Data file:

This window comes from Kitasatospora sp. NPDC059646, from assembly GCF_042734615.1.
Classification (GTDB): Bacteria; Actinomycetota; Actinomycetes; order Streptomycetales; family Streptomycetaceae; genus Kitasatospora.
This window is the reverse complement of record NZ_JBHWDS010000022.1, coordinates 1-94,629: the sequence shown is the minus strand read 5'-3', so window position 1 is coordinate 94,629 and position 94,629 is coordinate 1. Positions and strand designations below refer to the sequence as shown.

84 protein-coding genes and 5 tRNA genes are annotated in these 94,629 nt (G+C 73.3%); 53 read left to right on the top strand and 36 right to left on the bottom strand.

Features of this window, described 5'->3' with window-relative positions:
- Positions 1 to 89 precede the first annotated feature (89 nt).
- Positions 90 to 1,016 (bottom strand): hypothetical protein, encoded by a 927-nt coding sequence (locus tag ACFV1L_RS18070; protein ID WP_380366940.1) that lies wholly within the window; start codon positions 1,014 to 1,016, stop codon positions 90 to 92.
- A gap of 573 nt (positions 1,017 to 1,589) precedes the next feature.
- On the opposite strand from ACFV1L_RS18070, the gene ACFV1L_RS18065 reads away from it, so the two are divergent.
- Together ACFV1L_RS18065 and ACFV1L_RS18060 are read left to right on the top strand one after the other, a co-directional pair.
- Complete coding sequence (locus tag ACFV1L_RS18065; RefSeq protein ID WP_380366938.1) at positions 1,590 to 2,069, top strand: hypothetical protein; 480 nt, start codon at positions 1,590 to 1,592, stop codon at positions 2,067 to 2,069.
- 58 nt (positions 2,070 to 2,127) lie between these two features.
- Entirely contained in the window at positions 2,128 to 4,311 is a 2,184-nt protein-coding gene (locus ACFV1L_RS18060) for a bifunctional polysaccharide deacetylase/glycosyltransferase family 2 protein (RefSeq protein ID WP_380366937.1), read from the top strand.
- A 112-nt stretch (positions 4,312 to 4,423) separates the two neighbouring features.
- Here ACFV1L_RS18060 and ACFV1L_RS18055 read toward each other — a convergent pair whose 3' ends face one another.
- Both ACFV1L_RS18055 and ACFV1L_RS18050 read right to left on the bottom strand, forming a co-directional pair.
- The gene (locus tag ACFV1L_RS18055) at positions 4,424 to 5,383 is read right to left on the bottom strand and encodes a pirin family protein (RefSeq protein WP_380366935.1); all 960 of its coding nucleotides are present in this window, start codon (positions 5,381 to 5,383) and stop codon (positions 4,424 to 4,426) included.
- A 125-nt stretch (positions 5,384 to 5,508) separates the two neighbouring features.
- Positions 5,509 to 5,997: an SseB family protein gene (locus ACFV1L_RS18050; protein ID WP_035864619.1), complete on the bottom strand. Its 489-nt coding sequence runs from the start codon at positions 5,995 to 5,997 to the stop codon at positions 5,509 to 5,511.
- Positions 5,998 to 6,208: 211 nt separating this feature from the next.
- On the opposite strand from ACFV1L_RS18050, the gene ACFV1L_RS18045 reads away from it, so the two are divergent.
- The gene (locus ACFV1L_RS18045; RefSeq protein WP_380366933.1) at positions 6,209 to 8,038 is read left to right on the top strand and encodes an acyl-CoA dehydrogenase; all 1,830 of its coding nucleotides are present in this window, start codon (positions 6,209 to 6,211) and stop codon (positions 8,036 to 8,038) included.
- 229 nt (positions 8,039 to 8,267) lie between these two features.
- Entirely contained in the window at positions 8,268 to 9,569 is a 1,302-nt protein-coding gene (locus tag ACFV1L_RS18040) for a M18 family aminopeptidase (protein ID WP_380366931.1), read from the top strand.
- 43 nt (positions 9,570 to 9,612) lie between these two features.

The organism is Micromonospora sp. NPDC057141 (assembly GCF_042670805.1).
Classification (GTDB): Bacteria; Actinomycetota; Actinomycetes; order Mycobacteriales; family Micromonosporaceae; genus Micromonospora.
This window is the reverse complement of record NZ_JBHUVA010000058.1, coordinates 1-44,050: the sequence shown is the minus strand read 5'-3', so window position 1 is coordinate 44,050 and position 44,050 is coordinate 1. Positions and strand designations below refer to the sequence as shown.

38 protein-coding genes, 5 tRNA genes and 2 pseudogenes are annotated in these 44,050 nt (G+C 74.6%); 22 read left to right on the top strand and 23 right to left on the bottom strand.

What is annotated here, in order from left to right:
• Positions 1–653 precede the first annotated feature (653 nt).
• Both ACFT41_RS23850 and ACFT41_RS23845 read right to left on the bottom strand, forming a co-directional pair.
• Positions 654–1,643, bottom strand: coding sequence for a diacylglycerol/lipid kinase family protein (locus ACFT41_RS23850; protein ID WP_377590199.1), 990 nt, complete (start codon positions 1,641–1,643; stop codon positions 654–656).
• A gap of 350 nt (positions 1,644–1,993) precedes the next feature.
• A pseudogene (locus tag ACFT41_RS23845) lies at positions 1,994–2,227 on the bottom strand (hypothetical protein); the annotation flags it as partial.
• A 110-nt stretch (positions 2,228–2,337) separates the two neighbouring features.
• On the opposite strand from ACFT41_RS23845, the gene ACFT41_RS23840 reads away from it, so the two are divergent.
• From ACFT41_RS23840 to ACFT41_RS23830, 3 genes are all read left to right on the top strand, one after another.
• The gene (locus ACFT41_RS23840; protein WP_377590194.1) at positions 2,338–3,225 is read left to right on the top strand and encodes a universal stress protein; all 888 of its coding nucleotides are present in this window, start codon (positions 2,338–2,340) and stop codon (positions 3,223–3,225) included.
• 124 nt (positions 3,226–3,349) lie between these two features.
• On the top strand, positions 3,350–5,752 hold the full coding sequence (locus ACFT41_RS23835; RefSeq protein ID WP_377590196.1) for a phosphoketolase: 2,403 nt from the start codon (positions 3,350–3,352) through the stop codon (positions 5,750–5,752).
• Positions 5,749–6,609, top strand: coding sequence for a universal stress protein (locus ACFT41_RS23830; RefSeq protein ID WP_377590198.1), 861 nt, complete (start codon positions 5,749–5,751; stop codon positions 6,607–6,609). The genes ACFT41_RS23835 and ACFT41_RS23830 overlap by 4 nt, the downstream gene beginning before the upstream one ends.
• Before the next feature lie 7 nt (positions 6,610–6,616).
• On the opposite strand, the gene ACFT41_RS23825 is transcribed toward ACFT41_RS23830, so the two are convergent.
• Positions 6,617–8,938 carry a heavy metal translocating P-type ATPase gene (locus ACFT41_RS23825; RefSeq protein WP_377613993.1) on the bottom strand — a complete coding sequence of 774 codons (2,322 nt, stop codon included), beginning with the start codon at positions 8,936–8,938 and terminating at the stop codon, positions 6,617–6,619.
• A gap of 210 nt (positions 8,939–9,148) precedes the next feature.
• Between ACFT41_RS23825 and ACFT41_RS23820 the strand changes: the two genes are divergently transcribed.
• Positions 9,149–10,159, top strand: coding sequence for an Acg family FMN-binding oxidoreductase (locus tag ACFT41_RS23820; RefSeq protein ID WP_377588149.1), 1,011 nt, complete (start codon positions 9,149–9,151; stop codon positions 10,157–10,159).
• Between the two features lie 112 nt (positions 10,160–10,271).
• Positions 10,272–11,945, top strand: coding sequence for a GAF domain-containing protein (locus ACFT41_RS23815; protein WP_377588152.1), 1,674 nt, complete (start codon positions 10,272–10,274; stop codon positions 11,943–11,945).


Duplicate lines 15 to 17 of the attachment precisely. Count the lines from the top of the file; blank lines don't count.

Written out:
- Here ACFV1L_RS18060 and ACFV1L_RS18055 read toward each other — a convergent pair whose 3' ends face one another.
- Both ACFV1L_RS18055 and ACFV1L_RS18050 read right to left on the bottom strand, forming a co-directional pair.
- The gene (locus tag ACFV1L_RS18055) at positions 4,424 to 5,383 is read right to left on the bottom strand and encodes a pirin family protein (RefSeq protein WP_380366935.1); all 960 of its coding nucleotides are present in this window, start codon (positions 5,381 to 5,383) and stop codon (positions 4,424 to 4,426) included.